ESPN undertook the valiant and much needed task of discussing the culpability and circumstances of Michael Vick's unfortunate fall from grace.
Assembling a panel consisting of Neil Boortz, Terrence Moore, Selena Roberts, and Terrence Mathis, obviously, ESPN intended a panel of the brightest and most relevant personalities available to ensure that a productive discussion would take place, and that a reasonable outcome would result. This was no exercise in futulity, to be sure.
The crowd, not surprisingly since it is Atlanta, was full of Vick supporters. And, we would assume that the pro-Vick applause are reflective of the feelings around the nation.
The discussion was led by Bob Ley and was an informed, interesting and highly necessary endeavor. Necessary, because many still haven't, in their own minds, resolved exactly what transpired. Perhaps the most telling and most pertinant aspect of the meeting was the pro-Vick crowd's response to white panelist Neil Boortz and Selena Roberts.
Both Boortz and Roberts made comments to the effect that the Falcons enabled this. The Falcons never properly took Vick aside early on and laid down the necessary groundwork to ensure he was adapting to his situation properly. Certainly, the informed and reasonable Vick supporting crowd applauded this sentiment. And, more certainly, the white panelists weren't pandering to the melanin rich audience.
It was disturbing when Negro panelists Terrence Moore and Chuck Smith made insinuations that Vick should be held accountable, that he is a grown man and is responsible for his own actions and decisions. Such blatant bojangling was an insult to not only Vick, but every Negro in the crowd.
The crowd, rightfully, scoffed at this notion and found comfort and satisfaction in Roberts' accusation that Vick would not have been treated this way if he were not Negro.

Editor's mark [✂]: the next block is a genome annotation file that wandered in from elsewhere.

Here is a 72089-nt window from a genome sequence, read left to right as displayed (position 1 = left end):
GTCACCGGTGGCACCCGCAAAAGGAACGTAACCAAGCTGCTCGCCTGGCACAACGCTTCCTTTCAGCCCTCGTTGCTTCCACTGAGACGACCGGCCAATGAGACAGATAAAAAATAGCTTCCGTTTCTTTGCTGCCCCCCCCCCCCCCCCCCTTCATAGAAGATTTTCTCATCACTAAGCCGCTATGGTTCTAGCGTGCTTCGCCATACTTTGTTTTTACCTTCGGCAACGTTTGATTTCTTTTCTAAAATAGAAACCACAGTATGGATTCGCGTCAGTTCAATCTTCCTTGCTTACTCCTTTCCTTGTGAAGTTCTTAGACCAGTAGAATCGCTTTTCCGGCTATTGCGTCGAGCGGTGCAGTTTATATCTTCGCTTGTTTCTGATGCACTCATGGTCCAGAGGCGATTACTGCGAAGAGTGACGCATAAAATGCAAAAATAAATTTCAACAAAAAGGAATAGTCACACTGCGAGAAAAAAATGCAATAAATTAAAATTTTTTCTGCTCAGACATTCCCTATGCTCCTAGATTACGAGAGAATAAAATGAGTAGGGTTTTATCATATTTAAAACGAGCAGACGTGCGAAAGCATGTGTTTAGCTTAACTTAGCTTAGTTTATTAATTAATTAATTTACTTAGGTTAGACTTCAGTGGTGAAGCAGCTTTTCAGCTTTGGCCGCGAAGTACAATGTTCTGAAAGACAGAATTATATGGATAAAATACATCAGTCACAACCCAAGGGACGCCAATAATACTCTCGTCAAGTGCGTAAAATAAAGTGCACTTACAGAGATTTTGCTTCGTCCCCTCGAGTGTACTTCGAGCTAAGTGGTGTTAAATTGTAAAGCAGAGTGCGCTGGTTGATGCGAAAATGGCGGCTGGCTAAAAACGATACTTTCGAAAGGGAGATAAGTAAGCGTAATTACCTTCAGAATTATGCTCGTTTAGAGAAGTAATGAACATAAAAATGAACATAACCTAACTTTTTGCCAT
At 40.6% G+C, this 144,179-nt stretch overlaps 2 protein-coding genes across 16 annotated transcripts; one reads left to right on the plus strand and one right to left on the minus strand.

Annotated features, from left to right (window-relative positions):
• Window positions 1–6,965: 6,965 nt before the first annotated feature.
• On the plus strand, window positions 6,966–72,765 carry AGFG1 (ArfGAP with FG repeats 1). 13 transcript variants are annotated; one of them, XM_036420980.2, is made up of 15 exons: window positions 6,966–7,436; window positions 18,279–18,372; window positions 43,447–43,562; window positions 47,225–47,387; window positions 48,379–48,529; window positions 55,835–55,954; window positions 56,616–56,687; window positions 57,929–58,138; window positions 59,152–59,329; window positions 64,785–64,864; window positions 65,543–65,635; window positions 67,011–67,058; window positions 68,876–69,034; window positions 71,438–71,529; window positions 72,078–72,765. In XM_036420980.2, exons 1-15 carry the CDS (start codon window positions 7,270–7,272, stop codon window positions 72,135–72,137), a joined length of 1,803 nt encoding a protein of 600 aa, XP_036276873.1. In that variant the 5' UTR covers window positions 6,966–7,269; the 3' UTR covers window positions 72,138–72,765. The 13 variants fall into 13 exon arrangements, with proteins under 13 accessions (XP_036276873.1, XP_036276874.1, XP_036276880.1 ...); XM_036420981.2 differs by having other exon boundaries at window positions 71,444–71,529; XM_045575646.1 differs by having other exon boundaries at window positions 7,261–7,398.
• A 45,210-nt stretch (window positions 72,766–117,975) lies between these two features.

Further showing their understanding of the situation, the crowd booed and mocked a director of the Humane Society who had been invited to speak. It was uplifting to see the crowd denounce the gestapo tactics employed by the Society in publicizing the Vick case.
Terrence Mathis spoke to the value of Michael Vick to the city of Atlanta. A Negro sports icon in the Negro capital city. The crowd agreed that it was inherently wrong and it was tantamount to a slap at the Negro citizens of the city to take him away.
At this point, we stopped watching.
During a commercial, we flipped to Judge Mathis.
He was busy admonishing a young Negro male who felt that he was not required to pay back his debt of borrowed money to his cousin.
The young Negro defendant argued that he had been disadvantaged and made some bad choices. And that he just didn't think it was reasonable that he should be held to his word and forced to pay back his debt.
Judge Mathis broke into some gobbly gook about personal responsibility and that when one makes bad decisions, the person who made the bad decisions is still accountable.
We believe Judge Mathis should watch ESPN's town hall meeting.
Clearly, his outlook needs to change and get in line with the sentiments held in the Negro capital city.
If judges currently seated hold the same notions as this former judge...it's no wonder Vick plead guilty.